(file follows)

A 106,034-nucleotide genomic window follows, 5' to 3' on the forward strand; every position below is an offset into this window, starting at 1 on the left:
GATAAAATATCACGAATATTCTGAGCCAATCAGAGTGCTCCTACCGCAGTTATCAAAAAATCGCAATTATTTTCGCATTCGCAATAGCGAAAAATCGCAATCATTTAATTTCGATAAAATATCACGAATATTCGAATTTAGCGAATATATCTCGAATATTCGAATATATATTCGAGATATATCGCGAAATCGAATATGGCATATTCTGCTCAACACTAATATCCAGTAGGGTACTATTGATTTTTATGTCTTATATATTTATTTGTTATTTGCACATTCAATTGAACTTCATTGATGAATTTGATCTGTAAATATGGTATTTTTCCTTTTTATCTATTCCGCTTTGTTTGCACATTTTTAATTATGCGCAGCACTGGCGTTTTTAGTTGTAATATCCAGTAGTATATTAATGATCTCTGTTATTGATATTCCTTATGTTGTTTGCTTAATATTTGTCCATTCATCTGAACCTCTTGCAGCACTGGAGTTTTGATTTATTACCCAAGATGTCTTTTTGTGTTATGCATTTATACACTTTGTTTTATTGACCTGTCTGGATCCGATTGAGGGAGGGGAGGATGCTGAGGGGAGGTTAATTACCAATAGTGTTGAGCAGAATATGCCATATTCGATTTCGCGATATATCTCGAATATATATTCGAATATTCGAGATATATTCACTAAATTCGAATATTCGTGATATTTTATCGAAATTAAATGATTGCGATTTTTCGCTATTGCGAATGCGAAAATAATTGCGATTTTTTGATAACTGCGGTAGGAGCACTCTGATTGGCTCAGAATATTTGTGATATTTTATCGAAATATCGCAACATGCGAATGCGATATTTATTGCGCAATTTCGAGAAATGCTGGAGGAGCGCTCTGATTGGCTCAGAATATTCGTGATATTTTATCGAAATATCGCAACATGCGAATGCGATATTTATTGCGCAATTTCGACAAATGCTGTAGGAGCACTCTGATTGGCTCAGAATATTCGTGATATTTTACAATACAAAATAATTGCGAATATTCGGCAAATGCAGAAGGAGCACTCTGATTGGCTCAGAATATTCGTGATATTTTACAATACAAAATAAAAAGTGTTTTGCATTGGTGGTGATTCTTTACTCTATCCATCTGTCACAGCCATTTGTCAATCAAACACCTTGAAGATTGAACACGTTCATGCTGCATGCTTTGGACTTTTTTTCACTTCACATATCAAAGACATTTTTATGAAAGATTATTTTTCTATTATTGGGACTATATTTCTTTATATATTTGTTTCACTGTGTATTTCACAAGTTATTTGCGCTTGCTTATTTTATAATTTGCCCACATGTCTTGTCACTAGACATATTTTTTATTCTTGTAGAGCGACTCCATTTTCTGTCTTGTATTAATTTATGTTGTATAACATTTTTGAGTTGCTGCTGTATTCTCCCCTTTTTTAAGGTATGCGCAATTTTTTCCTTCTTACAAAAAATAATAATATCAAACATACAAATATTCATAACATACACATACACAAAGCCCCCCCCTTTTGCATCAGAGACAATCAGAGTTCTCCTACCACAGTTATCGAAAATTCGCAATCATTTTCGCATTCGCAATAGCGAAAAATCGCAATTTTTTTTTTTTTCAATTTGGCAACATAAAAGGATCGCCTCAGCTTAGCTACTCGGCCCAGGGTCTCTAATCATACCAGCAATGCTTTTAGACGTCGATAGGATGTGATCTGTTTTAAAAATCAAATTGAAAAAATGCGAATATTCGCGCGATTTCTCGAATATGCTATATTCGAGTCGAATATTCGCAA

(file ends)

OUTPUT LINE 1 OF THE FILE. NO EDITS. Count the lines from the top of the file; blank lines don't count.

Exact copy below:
A 106,034-nucleotide genomic window follows, 5' to 3' on the forward strand; every position below is an offset into this window, starting at 1 on the left: